IMG_0514I often read good books more than once. I’ve lost count of the number of times I’ve read books like Lisa Moore’s Alligator and Michael Ondaatje’s Divisadero. By the time I come to a book’s closing pages I usually know whether I will read it again, but I don’t usually start re-reading it immediately.

Unless I am reading Ruth Reichl.

Reichl’s memoirs Tender at the Bone and Comfort Me with Apples made me want to eat more than any other food memoir I’ve read. The more I read, the more I wanted to eat. As I greedily ate my way through New York, Berkley, Los Angeles, Montreal, and parts of France, Africa and China with Ruth, I found myself wishing that I had been a more adventurous eater in the days when there was nothing that I could not eat.

At my grandmother’s table, visibly disgruntled before the meal even begins!
(picture taken by my father) 
 

What makes Ruth’s writing standout is her ability to capture the pleasures of the table alongside the tensions that conviviality can bring.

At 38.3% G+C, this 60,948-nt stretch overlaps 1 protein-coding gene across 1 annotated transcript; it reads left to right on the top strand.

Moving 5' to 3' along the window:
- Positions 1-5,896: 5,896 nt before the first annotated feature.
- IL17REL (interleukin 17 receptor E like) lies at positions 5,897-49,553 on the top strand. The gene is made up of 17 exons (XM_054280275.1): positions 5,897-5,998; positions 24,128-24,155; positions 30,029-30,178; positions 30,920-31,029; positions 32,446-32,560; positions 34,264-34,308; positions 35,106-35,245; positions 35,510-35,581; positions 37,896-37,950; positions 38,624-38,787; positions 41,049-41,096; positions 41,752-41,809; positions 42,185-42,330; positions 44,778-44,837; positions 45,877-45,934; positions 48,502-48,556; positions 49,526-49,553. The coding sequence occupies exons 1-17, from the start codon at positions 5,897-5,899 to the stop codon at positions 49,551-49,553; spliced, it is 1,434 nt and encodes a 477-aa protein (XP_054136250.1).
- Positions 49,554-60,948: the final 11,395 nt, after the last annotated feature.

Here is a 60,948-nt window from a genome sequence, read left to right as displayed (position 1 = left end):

Tender at the Bone begins with Ruth’s childhood in New York and illustrates the importance of good food through its absence. A terrible home cook, Ruth’s mother lacks not only the ability to understand basic flavour combinations, but also the ability to follow expiration dates and even her nose! Worried that her mother’s cooking will sicken friends and family, Ruth endeavours to protect guests from the threat of food poisoning by directing them to safer dishes and eventually stepping into the kitchen herself. Under the careful tutelage of her loving Aunt Birdie and her loyal housekeeper, Ruth delights in daily visits to fruit and vegetable stands, butchers and fishmongers. Eventually sent to boarding school in Montreal to learn to speak French, Ruth spends her weekends alone with nothing but the warmth of smoked meat sandwiches and bakery delights to keep her company.